It looked as though the tool and its software still have a ways to go before it is fast, smooth, and widely applicable. But it was nevertheless impressive, and appears to offer a ton of possibilities for games in the future.

Next was Charles Bellfield from 3DV Systems, who demonstrated their camera-based tool for detecting and harnessing player motion. Although I didn't understand much of how it worked, it appears as though a sophisticated camera/detector sits on top of a computer screen or television and sends out light waves, measuring the amount of light that reflects back from the individual and using that information to generate a fairly detailed greyscale image of the person's shape -- parts of the person that are closer appear lighter, providing a real-time, three-dimensional, depth-based representation of the subject. They are also able to specify how far from the camera the light should be detected, making it easy to remove all background and focus entirely on the subject. And, though special techniques that I didn't catch, they're able to make the system track different targets on the subject, such as hands, fingertips, feet, and so on.

The demonstrations were very cool: a flight simulator application where the plane is steered by the players hands mimicing the holding of a yoke (and guns fired by the movement of his thumbs); a kickboxing simulation that responds accurately to the player's punching and kicking motions. Even height of the player becomes important, such as in the kickboxing simulation, since the tool can detect height and translate that into the application, providing a more accurate and detailed response.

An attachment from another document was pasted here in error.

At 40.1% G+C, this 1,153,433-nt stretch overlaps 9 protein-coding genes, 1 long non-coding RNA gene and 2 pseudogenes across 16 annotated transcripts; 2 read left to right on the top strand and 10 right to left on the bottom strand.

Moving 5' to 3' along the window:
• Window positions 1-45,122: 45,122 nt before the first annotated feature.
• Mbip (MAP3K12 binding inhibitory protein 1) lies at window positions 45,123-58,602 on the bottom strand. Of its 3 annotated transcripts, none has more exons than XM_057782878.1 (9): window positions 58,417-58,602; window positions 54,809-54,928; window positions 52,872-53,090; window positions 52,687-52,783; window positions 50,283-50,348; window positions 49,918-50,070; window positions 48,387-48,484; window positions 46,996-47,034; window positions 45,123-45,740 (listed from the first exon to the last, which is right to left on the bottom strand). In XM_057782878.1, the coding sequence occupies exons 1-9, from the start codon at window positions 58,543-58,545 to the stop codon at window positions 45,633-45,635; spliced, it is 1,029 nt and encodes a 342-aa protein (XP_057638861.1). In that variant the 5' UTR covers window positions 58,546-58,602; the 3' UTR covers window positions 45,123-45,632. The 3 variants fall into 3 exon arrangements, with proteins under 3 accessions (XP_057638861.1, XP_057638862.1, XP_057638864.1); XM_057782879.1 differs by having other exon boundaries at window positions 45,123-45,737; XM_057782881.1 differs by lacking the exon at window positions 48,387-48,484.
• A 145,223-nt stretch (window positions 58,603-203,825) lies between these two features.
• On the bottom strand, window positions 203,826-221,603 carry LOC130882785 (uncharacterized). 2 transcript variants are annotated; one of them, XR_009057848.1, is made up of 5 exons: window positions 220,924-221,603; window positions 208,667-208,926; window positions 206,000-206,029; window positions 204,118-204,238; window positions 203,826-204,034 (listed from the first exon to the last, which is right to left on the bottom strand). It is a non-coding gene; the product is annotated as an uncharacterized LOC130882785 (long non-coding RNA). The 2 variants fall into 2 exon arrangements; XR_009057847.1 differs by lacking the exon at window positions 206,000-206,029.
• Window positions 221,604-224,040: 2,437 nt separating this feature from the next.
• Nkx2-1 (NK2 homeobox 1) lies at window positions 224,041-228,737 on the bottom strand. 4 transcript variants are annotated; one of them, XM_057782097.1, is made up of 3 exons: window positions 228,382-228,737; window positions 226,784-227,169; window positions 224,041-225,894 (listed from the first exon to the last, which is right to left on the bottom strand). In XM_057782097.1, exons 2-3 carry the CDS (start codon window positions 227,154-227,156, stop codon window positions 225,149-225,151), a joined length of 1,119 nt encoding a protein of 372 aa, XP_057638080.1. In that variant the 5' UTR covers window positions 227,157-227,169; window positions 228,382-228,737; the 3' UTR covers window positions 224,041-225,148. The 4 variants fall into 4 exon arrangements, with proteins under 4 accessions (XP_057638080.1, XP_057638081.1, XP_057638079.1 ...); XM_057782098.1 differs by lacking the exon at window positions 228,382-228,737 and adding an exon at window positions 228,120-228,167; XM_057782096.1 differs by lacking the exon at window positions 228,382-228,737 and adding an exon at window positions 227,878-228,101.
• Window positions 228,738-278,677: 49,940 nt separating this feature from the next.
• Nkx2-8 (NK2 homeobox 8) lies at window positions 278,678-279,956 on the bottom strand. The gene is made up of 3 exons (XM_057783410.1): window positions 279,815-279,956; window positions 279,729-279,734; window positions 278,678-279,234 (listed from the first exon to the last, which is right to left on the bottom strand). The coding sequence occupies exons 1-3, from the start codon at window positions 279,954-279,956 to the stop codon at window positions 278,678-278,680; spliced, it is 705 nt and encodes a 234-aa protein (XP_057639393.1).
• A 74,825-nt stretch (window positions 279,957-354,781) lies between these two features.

This system appeared a little closer to being ready for prime time, and could advance the incorporation of player motion into gaming in a fashion similar to the Wiimote, only without the need for a remote at all. All in all, a very cool set of presentations, and I'd really like to see how these tools make it into the marketplace.

The last presentation that I went to was given by Adrian Hon from Six To Start, who discussed the "We Tell Stories" digital fiction project from Penguin Books. This was the project a little while back that presented six alternative stories by six different authors over six weeks, each using a unique form of presentation. "The 21 Steps" by Charles Cumming was a story told through Google Maps; "Slice" by Toby Litt was a slow-motion horror story that was blog- and twitter-based; "Fairy Tales" by Kevin Brooks was a fairy-tale-maker story with a simplistic, branching narrative similar to a CYOA; "Your Place and Mine" by Nicci French was a psychologic thriller/horror story written in real time, one hour per day over five days, similar to improvisational storytelling; "Hard Times" by Matt Mason and Nicholas Felton was more like an essay, and may have suceeded less because of this.